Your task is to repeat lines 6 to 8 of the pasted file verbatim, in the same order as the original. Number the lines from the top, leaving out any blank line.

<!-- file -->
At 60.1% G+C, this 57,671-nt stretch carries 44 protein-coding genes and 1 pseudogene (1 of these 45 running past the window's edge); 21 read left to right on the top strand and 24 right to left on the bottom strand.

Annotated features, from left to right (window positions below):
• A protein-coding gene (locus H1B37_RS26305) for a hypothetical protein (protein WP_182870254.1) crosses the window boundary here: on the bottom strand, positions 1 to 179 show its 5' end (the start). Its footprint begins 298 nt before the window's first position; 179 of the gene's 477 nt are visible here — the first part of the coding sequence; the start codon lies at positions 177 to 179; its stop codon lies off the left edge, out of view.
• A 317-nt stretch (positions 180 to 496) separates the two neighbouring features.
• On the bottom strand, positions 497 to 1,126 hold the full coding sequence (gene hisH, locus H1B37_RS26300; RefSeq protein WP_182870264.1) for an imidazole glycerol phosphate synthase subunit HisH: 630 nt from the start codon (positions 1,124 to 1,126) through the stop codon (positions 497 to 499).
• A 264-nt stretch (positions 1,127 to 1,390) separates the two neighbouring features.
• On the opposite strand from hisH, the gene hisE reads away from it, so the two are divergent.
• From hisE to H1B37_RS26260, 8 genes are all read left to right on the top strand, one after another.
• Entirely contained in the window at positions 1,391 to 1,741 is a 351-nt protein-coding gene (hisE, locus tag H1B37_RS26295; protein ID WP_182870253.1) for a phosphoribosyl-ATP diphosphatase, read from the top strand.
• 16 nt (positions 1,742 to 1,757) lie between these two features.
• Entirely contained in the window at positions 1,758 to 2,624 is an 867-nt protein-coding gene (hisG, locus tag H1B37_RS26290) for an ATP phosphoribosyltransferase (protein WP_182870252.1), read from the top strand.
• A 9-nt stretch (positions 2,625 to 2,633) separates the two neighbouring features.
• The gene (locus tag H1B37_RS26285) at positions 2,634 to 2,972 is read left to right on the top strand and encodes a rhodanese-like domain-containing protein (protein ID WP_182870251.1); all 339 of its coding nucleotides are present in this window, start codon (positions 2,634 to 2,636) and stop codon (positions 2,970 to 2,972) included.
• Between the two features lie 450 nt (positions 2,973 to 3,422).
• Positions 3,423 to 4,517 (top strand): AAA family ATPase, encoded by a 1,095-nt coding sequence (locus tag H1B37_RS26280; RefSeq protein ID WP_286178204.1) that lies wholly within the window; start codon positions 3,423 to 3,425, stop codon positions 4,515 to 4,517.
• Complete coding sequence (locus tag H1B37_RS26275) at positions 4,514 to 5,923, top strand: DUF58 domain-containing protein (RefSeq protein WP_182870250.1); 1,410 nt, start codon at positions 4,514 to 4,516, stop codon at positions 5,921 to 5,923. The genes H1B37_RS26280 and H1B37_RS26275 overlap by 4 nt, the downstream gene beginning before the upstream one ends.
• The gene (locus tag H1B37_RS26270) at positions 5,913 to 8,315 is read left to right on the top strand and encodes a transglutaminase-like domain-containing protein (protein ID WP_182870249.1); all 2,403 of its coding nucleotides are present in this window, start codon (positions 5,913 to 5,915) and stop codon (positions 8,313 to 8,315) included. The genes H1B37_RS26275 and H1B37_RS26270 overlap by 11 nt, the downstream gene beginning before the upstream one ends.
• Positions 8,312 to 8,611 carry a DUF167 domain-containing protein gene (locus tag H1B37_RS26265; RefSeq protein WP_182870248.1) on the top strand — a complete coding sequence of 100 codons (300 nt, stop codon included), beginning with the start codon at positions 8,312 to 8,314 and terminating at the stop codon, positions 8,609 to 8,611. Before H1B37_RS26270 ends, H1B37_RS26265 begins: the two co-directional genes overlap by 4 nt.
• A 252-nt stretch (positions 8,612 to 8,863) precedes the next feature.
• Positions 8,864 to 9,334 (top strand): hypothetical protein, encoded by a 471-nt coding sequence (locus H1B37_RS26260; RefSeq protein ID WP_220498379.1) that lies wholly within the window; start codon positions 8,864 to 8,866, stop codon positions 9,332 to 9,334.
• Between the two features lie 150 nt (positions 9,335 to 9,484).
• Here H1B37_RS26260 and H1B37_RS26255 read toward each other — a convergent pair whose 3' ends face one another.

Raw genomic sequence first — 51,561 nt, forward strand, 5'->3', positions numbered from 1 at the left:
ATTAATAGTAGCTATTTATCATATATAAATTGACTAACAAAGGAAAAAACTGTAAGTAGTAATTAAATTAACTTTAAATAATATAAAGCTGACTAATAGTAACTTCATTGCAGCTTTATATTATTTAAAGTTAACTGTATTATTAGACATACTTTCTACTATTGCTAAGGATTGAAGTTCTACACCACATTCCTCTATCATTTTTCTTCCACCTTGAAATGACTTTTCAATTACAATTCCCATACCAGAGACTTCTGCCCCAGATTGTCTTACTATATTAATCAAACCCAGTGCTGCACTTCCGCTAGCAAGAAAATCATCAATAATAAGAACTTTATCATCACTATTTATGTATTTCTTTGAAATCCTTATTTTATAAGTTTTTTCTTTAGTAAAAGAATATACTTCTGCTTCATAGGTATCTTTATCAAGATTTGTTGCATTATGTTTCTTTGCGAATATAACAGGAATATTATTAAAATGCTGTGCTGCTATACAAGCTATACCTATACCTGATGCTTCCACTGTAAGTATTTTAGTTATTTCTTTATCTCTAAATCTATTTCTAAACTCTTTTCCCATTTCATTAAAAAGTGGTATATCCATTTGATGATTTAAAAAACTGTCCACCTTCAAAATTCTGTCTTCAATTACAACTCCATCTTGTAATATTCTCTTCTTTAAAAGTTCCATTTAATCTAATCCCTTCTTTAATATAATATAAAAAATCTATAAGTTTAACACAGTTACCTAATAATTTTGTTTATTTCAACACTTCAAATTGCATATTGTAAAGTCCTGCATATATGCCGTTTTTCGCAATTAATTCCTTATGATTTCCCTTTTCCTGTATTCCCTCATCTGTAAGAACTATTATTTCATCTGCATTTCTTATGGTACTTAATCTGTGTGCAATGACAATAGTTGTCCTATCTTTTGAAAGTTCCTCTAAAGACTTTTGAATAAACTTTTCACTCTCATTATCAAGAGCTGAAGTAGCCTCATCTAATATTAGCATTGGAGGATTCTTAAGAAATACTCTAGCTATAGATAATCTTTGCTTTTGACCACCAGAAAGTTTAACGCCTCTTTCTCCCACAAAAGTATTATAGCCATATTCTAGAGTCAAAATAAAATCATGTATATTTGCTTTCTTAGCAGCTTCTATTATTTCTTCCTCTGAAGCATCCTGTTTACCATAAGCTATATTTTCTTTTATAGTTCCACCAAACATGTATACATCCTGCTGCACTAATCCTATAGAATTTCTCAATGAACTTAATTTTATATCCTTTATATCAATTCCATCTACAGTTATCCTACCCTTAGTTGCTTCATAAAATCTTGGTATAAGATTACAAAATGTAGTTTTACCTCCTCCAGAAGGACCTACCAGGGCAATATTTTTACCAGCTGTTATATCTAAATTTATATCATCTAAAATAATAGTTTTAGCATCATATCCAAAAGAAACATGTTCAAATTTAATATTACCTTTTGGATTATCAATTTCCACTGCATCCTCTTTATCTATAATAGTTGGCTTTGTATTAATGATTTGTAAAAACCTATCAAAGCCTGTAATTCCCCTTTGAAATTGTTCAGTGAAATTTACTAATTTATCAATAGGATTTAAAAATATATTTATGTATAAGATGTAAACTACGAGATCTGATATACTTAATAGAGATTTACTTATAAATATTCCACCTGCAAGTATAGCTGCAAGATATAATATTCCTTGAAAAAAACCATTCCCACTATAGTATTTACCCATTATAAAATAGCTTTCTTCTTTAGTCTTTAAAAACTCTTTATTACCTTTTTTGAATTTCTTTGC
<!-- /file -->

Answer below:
• A 264-nt stretch (positions 1,127 to 1,390) separates the two neighbouring features.
• On the opposite strand from hisH, the gene hisE reads away from it, so the two are divergent.
• From hisE to H1B37_RS26260, 8 genes are all read left to right on the top strand, one after another.